Moss, is humor writer from Tennessee. She writes a
weekly human interest column about daily life and the funny
things that happen to everyone.
She has written for the Daily News of Kingsport, Griffin Journal,
Oakridge Now, Atlanta Woman Magazine, Aberdeen Examiner, Angleton
Advocate, and Smyrna AM, a supplement of the Murfreesboro Daily News
Journal. She has been
published by Voyageur Press, McGraw Hill, and the good folks
at Guidepost Books. Her articles have appeared in
numerous anthologies and other publications, both in print and online.
She is a
former board member and past Editor of the Columnists.com, website of the National Society of Newspaper
oldest and largest professional organization
for columnists. She is the Web Editor of
Humorists.com and a founder of the Southern Humorists writers'
organization. She is writer, editor, and webmaster of HumorColumnist.com.
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Wow, just look at all the snow! The city must be buried. I knew there
would be snow. The weatherman said so, 1 to 2 inches, the biggest
snowfall of the season so far. I knew that it would snow. The weatherman
promised. But, it must be invisible. I can't see any snow.
The kids are going wild with the anticipation of being out of school and
running in and out of the house all day to make snowballs and snowmen.
Most schools are closed, since the weatherman said the weather was
definitely going to be bad. You're not going to believe this, but I
can't see those snowmen either. Something must be wrong with my eyes.
The adults went wild yesterday too with the usual snow panic when the
weatherman predicts a snowstorm. Everyone went to the grocery store to
"stock up" for the big storm --- everyone but me. I've really
messed up. Don't know how I'll get though all those invisible snowdrifts
to make it to the store today.
I came to work as usual today. Traffic was light due to the invisible
ice on the roads. Most people must have stayed home to enjoy the
invisible snow and eat up the bread and milk they bought yesterday. If I
can't make it home tonight due to the invisible ice and snow, it will be
my own fault. I can't say I wasn't warned.
The papers are predicting a second round of snow tonight. Second round?
Then the first round must be out there -- somewhere. The paper also
invited people to send in pictures of the snow. Funny, when I take
pictures, the snow doesn't show up. Too bad. No one will believe how
beautiful this invisible snow is without pictures.
Good thing the city was ready for the snow this time. They loaded the
salt trucks and sprayed the streets with brine yesterday. The paper
explained what brine is; apparently saltwater is a new thing around
here. Brine prevents the snow from sticking until the snowplows can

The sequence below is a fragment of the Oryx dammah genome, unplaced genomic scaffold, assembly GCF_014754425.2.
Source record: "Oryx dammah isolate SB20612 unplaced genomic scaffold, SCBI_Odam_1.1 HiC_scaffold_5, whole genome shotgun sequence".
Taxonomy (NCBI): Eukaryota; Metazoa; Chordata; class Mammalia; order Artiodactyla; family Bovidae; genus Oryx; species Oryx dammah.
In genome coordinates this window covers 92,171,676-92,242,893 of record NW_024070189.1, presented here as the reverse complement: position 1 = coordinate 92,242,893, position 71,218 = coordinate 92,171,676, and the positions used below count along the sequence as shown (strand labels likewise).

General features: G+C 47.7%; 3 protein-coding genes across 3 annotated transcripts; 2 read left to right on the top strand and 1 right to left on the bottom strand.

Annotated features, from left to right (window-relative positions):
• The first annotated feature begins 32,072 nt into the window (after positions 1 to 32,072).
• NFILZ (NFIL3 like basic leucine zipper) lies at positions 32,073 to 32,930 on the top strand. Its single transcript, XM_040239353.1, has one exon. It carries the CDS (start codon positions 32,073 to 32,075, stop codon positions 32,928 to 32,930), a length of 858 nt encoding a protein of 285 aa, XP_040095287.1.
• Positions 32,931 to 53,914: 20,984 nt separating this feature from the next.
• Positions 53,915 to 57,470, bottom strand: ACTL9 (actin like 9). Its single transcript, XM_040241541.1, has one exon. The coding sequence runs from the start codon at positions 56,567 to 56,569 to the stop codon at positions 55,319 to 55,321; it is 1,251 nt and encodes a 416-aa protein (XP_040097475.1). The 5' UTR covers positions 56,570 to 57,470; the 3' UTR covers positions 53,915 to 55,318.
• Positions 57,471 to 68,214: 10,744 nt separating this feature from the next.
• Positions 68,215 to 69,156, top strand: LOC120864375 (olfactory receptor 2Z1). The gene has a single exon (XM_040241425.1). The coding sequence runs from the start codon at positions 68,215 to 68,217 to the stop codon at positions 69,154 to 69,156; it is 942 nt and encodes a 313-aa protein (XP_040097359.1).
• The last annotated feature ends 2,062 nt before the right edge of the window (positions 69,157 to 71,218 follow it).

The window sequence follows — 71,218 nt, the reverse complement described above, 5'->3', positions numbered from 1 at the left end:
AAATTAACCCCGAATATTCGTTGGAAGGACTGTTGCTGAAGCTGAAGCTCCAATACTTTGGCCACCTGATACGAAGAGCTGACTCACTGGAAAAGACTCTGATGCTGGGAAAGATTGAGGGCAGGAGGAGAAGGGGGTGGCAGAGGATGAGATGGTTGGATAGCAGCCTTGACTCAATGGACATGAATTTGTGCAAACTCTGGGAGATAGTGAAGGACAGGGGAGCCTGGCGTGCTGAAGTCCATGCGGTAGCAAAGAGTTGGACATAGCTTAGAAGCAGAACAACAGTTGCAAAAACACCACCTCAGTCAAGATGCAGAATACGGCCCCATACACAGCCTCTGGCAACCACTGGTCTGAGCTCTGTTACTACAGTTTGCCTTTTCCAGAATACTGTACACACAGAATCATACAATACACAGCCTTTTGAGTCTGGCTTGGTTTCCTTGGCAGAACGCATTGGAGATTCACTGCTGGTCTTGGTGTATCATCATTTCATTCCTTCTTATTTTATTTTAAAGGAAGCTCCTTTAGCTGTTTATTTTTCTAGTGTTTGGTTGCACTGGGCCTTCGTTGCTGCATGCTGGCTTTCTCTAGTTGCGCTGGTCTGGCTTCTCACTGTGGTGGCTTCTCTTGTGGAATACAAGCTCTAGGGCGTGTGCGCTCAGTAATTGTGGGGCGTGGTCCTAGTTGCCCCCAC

remove it. All I can say is those snowplows have done a fantastic job. I
can't see a flake of snow anywhere.
Someone said that weathermen get bored due to our lack of exciting
weather events to predict. So when we have a really big storm front like
this, they get a little carried away. Thank goodness they let us know
about it ahead of time. It would be terrible to be buried in invisible
snow and not even know it.
I haven't heard how many inches of invisible snow we have out there.
They seem to be strangely silent about it. You would think that after
all the exciting predictions, school closings, panic shopping, missed
worked, brined roads, loaded salt trucks and gassed-up snowplows that
they could at least tell us how many inches of invisible snow we have.
I have to say one thing about the weathermen; they haven't backed down
an inch. By golly, they predicted snow and if it doesn't come today then
it's going to come tomorrow. And by the time tomorrow gets here, they
will have consulted their radar, weather satellites, barometers,
thermometers, almanacs and witch doctors to come up with some
explanation for all this invisible snow.
We know all the excuses: The cold front disintegrated just before it got
here. It took a strange turn and went south of us. It went north and
snowed just a few miles away from where we are. The barometric
conditions were not right in the upper atmosphere. It snowed but
vaporized before it hit ground. It's due to global warming.
Of course, everyone knows the real explanation. Weathermen don't look
out the window to see what it's doing outside. They are too busy
studying their radar, charts and instruments and predicting invisible
If I didn't know that it was invisible, I'd swear that it didn't snow at
Copyright 2007 Sheila Moss
Nashville, TN 37219
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